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author of the claim is convinced that it is well founded, if the author were to propose that 'citizens of Singapore enjoy considerable freedom' without carefully arguing or explaining what was meant, the audience might well refuse to accept the claim. Equally, people often believe claims about which there is considerable doubt. For example, most Australians would not think twice before accepting that 'citizens of Australia enjoy considerable freedom' was a true claim. In doing so, they would draw on existing knowledge (as in the first example). But, obviously, when we consider the 'negative freedom' definition, we might think that the claim was more doubtful. Such doubts might readily spring to mind for indigenous Australian people, whose capacity to enjoy the positive freedoms of Australian citizenship is seriously constrained by inequities in, for example, housing, health, and employment.

At some point, of course, we have to use claims that, since we are giving no argument or other support for them, are presented as self-evidently true, or that are so widely accepted to be true (by our audience) that they do not require further justification. We must also rely on the fact that, as authors, we are presumed by our audience to have some knowledge about our subject and can thus be 'trusted' to make acceptable claims. (Obviously certain authors—experts, renowned scholars, and so on—can rely on this trust a good deal more than others; such trust is clearly a contextual component of the overall text.) In this way, we are ourselves involved in creating the context in which our reasoning exists.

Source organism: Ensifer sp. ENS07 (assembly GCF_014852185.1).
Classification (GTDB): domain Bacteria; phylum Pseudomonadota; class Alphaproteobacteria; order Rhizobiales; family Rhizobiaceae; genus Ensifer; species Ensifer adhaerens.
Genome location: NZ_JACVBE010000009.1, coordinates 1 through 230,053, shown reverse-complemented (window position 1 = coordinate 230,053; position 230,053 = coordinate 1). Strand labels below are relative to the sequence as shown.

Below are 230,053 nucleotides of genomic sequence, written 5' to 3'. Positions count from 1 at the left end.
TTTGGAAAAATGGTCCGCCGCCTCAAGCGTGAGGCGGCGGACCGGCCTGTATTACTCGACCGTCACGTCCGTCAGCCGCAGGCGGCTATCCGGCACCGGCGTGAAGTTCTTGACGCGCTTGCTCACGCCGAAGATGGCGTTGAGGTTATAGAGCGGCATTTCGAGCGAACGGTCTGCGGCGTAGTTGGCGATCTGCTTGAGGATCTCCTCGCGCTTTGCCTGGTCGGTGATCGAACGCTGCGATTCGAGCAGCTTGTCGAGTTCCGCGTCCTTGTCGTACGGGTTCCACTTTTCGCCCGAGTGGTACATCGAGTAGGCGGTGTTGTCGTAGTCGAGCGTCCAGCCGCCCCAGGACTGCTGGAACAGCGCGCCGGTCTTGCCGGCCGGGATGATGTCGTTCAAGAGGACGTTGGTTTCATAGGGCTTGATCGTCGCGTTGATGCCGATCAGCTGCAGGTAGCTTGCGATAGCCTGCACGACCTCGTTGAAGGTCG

But we need to consider many other contextual factors so that, in the end result, our self-evident claims do indeed turn out to be acceptable to our audience. We must, in effect, judge in advance the likelihood that someone reading or hearing our reasoning will 'doubt' that a claim is true. If it is possible that this situation will occur, then we must counter this 'doubt' in advance. While the basis for our judgment must include attention to the claim itself, we can only argue and explain the claim effectively if we also judge its acceptability in relation to our audience. Finally, more pragmatic issues emerge from a consideration of context: what is expected of your particular argument in terms of length and scope. For example, it is unreasonable (according to most social conventions) to expect most arguments and explanations to contain the level of detail that, for example, we find in lengthy scholarly work. We can adjust our reasoning accordingly by thinking about its context as well as what it actually contains (the text).

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